What Are the Different Types of Electronic Sensor?

Andrew Kirmayer
Andrew Kirmayer
Man mowing the grass
Man mowing the grass

An electronic sensor can be designed to measure one of many variables. Types of electronic sensors include force sensors, light detectors, tilt sensors, and passive infrared (PIR) sensors. The many varieties of these sensors operate on the principle of making measurements based on changes in an electrical signal. This signal is then relayed either by wire or wirelessly to an indicator or equipment programmed to respond to changes in the measurement. Heaters and automated lighting systems are a couple of things that make use of electronic sensors, and different sensor elements can also be integrated into devices like microphones, video cameras, and photocells.

A force sensitive resistor is a sensor that can tell how much force is being applied, such as when a finger touches a button. It is also used in electronic pianos, enabling the instruments to react like a traditional piano would when someone uses a certain pressure to hit the keys. More widely used are PIR sensors which detect variations in infrared (IR) energy to sense changes in the environment. The IR signature of a wall can be told apart from that of a person quickly walking past a beam of emitted IR light. Limitations of this kind of electronic sensor include the inability to measure stationary objects or detect anything behind glass.

Tilt sensors are another type of electronic sensor. These sensors can tell the angle at which a surface is oriented and are commonly used in airplanes and cars, as well as instruments used for surveying. Variations of tilt sensors are electrolytic types that include a conductive fluid, magnetic devices, and capacitive sensors in which the signal changes as a component moves between two electrically conductive plates. Tilt can be detected by sensors that measure in one direction, and ones that detect tilt on two axes.

Changes in light intensity can also be measured by an electronic sensor. These variations in light can be used for devices such as touch keypads, which work like computer keyboards but operate based on changes in voltage when a finger blocks the light on the key. Photocell sensors can also be used in musical instruments, and even control specific functions such as volume, pitch, and even tempo. The electronic sensor types are so varied that one or more can be found in almost any electronic device, and the electrical output allows for connection to any kind of electronic component.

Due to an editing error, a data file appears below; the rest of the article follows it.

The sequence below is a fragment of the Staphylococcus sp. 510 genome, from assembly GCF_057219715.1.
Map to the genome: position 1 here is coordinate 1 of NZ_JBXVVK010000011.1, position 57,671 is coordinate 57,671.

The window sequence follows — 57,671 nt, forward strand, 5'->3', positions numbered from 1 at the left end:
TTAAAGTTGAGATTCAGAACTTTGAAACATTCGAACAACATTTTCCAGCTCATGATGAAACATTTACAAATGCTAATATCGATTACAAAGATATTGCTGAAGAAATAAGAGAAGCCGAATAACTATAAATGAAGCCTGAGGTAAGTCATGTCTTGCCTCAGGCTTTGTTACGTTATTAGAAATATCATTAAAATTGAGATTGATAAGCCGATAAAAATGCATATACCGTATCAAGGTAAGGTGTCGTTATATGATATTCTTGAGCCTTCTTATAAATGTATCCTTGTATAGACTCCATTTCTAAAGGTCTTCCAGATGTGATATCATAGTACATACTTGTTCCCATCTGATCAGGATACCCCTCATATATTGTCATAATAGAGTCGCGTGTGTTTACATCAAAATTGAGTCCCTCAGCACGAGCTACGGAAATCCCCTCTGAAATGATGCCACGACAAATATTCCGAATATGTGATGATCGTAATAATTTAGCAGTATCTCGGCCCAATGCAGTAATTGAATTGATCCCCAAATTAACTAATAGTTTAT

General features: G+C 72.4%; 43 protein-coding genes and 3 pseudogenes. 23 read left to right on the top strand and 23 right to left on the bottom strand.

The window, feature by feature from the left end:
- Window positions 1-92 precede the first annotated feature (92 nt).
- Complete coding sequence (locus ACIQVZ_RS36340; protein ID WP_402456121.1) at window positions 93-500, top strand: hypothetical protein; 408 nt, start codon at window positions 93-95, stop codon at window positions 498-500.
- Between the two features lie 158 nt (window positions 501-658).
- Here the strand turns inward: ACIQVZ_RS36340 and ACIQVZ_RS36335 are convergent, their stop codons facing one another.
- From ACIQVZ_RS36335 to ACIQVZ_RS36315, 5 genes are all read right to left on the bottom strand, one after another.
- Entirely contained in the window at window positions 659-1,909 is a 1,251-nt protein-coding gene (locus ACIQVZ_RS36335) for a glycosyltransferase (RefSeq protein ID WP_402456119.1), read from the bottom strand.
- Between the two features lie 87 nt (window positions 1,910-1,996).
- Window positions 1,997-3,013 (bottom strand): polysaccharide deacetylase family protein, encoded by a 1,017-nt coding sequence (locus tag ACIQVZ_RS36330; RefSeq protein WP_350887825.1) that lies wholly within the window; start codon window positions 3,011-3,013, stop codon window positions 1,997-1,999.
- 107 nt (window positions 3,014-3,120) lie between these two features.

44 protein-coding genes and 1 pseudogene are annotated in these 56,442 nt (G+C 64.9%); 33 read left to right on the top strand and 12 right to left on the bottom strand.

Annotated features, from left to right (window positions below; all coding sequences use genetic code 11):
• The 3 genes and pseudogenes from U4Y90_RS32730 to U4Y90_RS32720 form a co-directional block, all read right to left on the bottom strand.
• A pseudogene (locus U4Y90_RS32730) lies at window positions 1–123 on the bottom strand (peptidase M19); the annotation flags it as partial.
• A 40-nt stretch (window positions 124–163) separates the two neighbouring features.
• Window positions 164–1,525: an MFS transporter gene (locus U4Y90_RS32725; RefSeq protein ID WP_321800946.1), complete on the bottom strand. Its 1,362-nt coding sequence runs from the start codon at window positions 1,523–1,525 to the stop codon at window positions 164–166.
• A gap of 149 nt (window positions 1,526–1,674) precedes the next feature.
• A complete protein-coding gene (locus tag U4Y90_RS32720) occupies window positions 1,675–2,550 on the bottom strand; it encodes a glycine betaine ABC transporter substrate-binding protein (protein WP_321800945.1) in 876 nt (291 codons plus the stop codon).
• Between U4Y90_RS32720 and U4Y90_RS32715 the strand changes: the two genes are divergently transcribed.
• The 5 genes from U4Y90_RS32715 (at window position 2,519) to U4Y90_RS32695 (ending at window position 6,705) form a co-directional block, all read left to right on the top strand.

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Discussion Comments


@nony - Sensors are everywhere. As an example, years ago I used to play a flight simulator game on my computer. Instead of using a regular joystick however I bought a game controller made specifically for flight simulation games.

What it did was translate my movements into movements that would be seen on screen. I guess it uses a tilt sensor of some sort. When I turn it, the airplane turns. This affects all the usual movements of the airplane, whether you are talking about a pitch, yaw or roll.

It would have been difficult to create a sense of realism by duplicating these movements with my joystick alone.


@SkyWhisperer - When I first bought my digital camcorder I wanted to test how well it performed in low light settings.

I was introduced to a new term – the “lux” rating. Apparently this is a rating that the camcorder uses to measure how well it does in low light.

It has a photo cell (or a bunch of photo cells for all I know) that enable it to adjust the shutter and aperture speed in various low light situations. I found that generally it did a good job, but in some situations the images were a bit grainy in low light.

The photo sensor doesn’t really control the ultimate quality of the image; it just makes adjustments so that you can capture as much of the image as possible, with the best clarity.


@everetra - We have a motion detector as part of our home security system and it works okay most of the time.

It uses infrared radiation to detect temperature differences between the environment, and that of a human body passing by. It works correctly most of the time, but if an object has the same temperature as the “default” environment temperature passes by, it won’t pick it up.

In other words, it doesn’t necessarily pick up inanimate objects. This is not necessarily a bad thing; the whole point is to identify real live intruders, after all.

But I had always thought that motion detectors detected motion, pure and simple, before I understood how they worked. They are more accurately described as temperature detectors in my opinion.


In high school I had this Casio calculator with a touch sensor keypad. It wasn’t a scientific calculator or anything like that, just a basic model.

But it had no buttons in the usual sense – the numbered keypad responded to touch. Sometimes this was good and sometimes it was bad. It required less force so it took less effort on my part to “punch” in the numbers for my calculations.

On the other hand, sometimes it was a little too sensitive and I would unintentionally enter in the wrong numbers. Also, as a touch sensitive keypad it was sensitive to dirt and smudge.

If you get too much of that collecting on it then it doesn’t respond as quickly, so you had to keep it clean. Still, it was kind of cool, and it was neat years later to watch science fiction shows where touch sensitive keypads were the basic mode of operation for all their control panels.

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